Your hands are on your face and you can feel the tears, but you don’t remember crying. Truth is, you’ve been crying for days, as has your new baby.
This isn’t what new motherhood was supposed to be like. Why did anyone warn you? It was supposed to be cuddles and breastfeeding and embracing the mother warrior within. This just feels like torture.
Colic is no joke. It’s experienced by one in five babies, and is characterised by crying that lasts more than three hours a day for more than three days a week. In practice, it’s often a lot more crying than that. Add that to the sleepless nights and days, the intense postpartum hormones, and the enormous pressure surrounding new mothers, and you have a recipe for insanity.
Photo credit Eva Grace Photography
Worse, doctors don’t really know what colic is, what causes it, and if there are any underlying medical conditions. What they do know is that it usually starts around two to four weeks, and are usually diminished or gone by 16 weeks. It doesn’t sound like much, but that’s potentially 14 weeks to marathon your way through.
Sometimes all you need is a roadmap, a lifeline. Take a deep breath, and try these methods for easing and surviving colic:
Chances are, you’re exhausted. There’s no need to go it alone. Call family, friends, and trusted ones to help hold the baby and give you a breather. Even if it’s for a walk around the block, or a quick nap, you need to calm those nerves and clear your head. This is not being weak; there is strength in accepting help.
Research has found that wearing your baby reduces overall infant crying by 43%, and by 54% during the evening. Babes, that’s huge. And it’s something I have experienced, and have heard anecdotally over and over. Using the Beluga Wrap is the magic tool (many times) to putting the fussiest baby to sleep. The key here is to be have practiced wrapping while baby is calm, so that you don’t get flustered when they’re having a meltdown. Calmly place them into the wrap, make your shushing noise, and possibly go for a walk. Or vacuum (seriously). Watch the magic happen.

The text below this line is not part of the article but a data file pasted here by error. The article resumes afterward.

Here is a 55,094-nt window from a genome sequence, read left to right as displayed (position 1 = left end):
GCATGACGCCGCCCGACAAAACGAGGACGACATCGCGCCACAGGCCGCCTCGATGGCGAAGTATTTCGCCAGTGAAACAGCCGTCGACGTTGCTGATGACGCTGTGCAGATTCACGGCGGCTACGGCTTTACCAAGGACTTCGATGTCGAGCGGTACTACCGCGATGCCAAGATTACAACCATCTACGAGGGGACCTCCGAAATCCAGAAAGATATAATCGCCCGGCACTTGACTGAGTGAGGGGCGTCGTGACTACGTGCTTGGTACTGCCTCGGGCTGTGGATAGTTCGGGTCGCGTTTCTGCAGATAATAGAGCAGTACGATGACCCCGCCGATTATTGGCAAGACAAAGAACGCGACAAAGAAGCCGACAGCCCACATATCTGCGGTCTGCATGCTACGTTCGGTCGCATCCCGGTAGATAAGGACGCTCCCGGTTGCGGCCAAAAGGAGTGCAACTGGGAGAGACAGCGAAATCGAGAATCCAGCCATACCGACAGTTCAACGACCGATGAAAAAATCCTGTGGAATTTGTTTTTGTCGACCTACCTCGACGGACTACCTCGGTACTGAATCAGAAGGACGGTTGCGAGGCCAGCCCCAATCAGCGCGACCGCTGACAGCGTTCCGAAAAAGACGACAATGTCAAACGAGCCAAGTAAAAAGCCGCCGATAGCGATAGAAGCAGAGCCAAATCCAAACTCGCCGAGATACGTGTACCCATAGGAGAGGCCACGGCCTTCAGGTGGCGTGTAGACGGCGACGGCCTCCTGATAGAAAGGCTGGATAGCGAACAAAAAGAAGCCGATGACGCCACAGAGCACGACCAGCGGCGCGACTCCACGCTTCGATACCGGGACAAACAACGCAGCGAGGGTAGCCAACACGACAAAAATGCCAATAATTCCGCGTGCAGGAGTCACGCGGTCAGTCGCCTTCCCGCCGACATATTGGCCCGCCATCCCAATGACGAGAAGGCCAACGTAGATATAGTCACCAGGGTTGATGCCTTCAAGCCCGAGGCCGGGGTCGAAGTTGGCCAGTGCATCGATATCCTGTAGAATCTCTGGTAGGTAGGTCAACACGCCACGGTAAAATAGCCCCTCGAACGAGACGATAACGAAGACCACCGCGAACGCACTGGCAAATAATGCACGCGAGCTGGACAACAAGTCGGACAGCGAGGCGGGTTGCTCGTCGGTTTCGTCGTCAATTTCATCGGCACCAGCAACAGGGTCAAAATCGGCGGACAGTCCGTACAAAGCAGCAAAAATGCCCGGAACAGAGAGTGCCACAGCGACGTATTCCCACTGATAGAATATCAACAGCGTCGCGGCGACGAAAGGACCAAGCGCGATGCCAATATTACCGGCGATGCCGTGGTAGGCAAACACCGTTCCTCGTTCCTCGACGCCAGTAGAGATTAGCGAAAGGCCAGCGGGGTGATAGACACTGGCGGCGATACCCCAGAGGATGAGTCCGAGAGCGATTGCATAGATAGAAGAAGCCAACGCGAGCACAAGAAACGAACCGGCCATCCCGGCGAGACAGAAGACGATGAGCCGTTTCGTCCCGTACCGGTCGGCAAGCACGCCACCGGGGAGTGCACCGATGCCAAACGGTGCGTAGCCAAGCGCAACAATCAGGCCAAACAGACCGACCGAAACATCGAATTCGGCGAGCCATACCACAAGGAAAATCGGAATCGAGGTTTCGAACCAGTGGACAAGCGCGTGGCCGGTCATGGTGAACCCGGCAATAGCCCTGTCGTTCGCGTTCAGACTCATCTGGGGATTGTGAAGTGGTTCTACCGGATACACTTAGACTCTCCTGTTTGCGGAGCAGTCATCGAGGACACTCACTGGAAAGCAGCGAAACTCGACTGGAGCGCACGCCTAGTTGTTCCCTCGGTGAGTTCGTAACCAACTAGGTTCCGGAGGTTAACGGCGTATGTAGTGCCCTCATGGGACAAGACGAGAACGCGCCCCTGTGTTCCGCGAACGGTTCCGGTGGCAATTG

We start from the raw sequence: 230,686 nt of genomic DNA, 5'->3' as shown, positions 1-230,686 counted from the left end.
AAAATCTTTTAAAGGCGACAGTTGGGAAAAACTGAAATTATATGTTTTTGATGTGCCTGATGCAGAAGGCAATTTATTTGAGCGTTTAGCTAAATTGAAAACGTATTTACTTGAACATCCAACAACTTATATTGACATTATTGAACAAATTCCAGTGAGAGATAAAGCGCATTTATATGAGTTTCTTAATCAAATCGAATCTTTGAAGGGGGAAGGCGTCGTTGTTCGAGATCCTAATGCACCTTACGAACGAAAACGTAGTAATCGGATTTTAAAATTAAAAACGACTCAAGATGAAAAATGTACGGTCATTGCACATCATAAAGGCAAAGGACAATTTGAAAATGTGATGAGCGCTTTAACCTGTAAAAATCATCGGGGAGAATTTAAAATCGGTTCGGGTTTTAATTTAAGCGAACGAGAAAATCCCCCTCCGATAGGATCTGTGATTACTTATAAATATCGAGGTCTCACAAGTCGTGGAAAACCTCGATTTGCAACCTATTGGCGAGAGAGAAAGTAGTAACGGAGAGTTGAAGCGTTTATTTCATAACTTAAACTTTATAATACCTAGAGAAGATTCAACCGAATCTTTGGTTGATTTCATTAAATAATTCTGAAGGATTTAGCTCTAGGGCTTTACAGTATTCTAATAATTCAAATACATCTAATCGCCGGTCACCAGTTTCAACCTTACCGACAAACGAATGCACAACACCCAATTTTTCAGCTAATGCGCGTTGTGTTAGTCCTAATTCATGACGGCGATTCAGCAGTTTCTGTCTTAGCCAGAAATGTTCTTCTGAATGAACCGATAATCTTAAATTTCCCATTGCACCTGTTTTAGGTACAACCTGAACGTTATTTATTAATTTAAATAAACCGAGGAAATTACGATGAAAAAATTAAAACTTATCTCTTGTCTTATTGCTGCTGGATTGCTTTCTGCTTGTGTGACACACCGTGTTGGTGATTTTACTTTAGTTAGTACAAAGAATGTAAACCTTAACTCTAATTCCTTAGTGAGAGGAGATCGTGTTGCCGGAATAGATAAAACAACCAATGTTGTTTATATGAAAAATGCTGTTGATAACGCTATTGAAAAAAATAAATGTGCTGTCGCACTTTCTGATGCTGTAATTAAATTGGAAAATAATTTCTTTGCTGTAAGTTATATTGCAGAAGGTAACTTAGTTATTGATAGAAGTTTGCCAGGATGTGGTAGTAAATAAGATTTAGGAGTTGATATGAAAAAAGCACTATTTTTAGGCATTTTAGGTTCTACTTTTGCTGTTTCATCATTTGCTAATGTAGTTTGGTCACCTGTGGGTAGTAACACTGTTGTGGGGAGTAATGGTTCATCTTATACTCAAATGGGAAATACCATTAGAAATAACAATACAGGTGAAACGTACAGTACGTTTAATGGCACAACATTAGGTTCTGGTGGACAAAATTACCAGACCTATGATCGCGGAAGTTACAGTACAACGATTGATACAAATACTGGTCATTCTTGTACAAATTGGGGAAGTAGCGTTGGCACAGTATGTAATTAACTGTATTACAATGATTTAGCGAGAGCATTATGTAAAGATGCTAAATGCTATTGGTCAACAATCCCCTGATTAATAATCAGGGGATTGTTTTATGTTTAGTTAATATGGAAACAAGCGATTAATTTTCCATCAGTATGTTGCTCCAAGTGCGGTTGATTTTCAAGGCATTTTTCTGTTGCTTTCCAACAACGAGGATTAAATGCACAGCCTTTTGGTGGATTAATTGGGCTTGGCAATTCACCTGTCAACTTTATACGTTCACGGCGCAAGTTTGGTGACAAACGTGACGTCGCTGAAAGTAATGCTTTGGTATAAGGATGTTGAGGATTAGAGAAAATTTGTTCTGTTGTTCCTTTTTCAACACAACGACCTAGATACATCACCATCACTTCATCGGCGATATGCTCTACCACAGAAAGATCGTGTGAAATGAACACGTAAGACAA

Photo credit Erin Fraser Photography
More on that shushing. Did you know that from the inside, your blood being pumped through your arteries and veins sounds like a “shoosh shoosh shoosh” sound? That’s why shushing, or white noise of any kind, is incredibly soothing for babies, especially those in the first three months postpartum (the fourth trimester).
Some experts say that colic is caused by stomach or intestinal discomfort, often from gulping air while drinking milk. If you’re breastfeeding, it might be useful to get your latched checked by a lactation consultant or nurse. If you’re using a bottle, there are some excellent anti-colic options available out there that reduce the amount of air your baby gulps.
While swaddling may incite more cries initially (while you’re getting baby wrapped up), the gentle pressure from all sides, and the fact their their arms can’t flail out and startle them, will have a calming effect for most babies. This works especially well in conjunction with other soothing techniques, like white noise.
Babies enjoy routine from a young age. While there’s no need for a strict schedule, little routines like feed, change, swaddle, shush, sleep can help lull baby into a relaxed state.
This is hit or miss, depending on what your baby likes, but many parents swear by a twenty minute car ride to lull their little one down for a nap in the carseat. Of course, if you have a baby who HATED the car with a passion like I did, this tip isn’t for you.
Experts guess that a lack of sufficient gut bacteria in newborns may contribute to colic. Introducing a good bacteria into your baby’s digestive system via a baby probiotic may reduce crying and incidences of colic.
If you are ever unsure of how your baby is feeling, or wondering about whether your baby’s behaviour is normal, don’t be afraid to visit your doctor or pediatrician. They’ll be able to put your mind at ease and ensure there isn’t a serious underlying issue causing your baby’s distress.
Colic is intense. It’s unrelenting, exhausting, and sad. You, new parent with your head in your hands. I see you. Mama holding your baby and rocking and shushing with tears streming down your face. I see you. Take a break.
Put your baby down in a safe place. In their crib or buckled into their swing, and go into another room for five or ten minutes. You’re doing great. Your baby knows you love them. Your baby loves you. And you are not alone.
Take a deep breath. You are not alone.
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